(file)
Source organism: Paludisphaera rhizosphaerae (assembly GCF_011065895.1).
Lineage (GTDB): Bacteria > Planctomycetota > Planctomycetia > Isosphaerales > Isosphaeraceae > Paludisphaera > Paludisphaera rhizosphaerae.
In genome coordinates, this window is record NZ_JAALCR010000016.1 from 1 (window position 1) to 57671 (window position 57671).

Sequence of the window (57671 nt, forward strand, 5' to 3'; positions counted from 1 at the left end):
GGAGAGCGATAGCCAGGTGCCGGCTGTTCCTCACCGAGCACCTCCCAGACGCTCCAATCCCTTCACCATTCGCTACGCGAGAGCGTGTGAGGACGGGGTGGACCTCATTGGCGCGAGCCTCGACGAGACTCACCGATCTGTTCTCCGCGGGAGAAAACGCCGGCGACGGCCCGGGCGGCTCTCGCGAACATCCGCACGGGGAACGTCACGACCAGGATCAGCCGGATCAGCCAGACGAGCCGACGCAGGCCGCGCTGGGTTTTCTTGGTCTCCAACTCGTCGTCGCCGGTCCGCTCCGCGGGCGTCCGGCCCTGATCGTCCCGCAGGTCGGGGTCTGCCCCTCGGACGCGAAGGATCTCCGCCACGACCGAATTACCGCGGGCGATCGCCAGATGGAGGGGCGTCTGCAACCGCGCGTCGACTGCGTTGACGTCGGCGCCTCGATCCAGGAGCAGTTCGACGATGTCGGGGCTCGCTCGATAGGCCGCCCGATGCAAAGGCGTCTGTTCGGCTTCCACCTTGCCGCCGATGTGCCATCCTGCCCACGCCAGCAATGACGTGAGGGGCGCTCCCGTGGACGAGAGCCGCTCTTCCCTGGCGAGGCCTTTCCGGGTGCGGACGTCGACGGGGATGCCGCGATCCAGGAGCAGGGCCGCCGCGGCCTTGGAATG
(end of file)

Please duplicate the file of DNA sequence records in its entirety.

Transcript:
Source organism: Paludisphaera rhizosphaerae (assembly GCF_011065895.1).
Lineage (GTDB): Bacteria > Planctomycetota > Planctomycetia > Isosphaerales > Isosphaeraceae > Paludisphaera > Paludisphaera rhizosphaerae.
In genome coordinates, this window is record NZ_JAALCR010000016.1 from 1 (window position 1) to 57671 (window position 57671).

Sequence of the window (57671 nt, forward strand, 5' to 3'; positions counted from 1 at the left end):
GGAGAGCGATAGCCAGGTGCCGGCTGTTCCTCACCGAGCACCTCCCAGACGCTCCAATCCCTTCACCATTCGCTACGCGAGAGCGTGTGAGGACGGGGTGGACCTCATTGGCGCGAGCCTCGACGAGACTCACCGATCTGTTCTCCGCGGGAGAAAACGCCGGCGACGGCCCGGGCGGCTCTCGCGAACATCCGCACGGGGAACGTCACGACCAGGATCAGCCGGATCAGCCAGACGAGCCGACGCAGGCCGCGCTGGGTTTTCTTGGTCTCCAACTCGTCGTCGCCGGTCCGCTCCGCGGGCGTCCGGCCCTGATCGTCCCGCAGGTCGGGGTCTGCCCCTCGGACGCGAAGGATCTCCGCCACGACCGAATTACCGCGGGCGATCGCCAGATGGAGGGGCGTCTGCAACCGCGCGTCGACTGCGTTGACGTCGGCGCCTCGATCCAGGAGCAGTTCGACGATGTCGGGGCTCGCTCGATAGGCCGCCCGATGCAAAGGCGTCTGTTCGGCTTCCACCTTGCCGCCGATGTGCCATCCTGCCCACGCCAGCAATGACGTGAGGGGCGCTCCCGTGGACGAGAGCCGCTCTTCCCTGGCGAGGCCTTTCCGGGTGCGGACGTCGACGGGGATGCCGCGATCCAGGAGCAGGGCCGCCGCGGCCTTGGAATG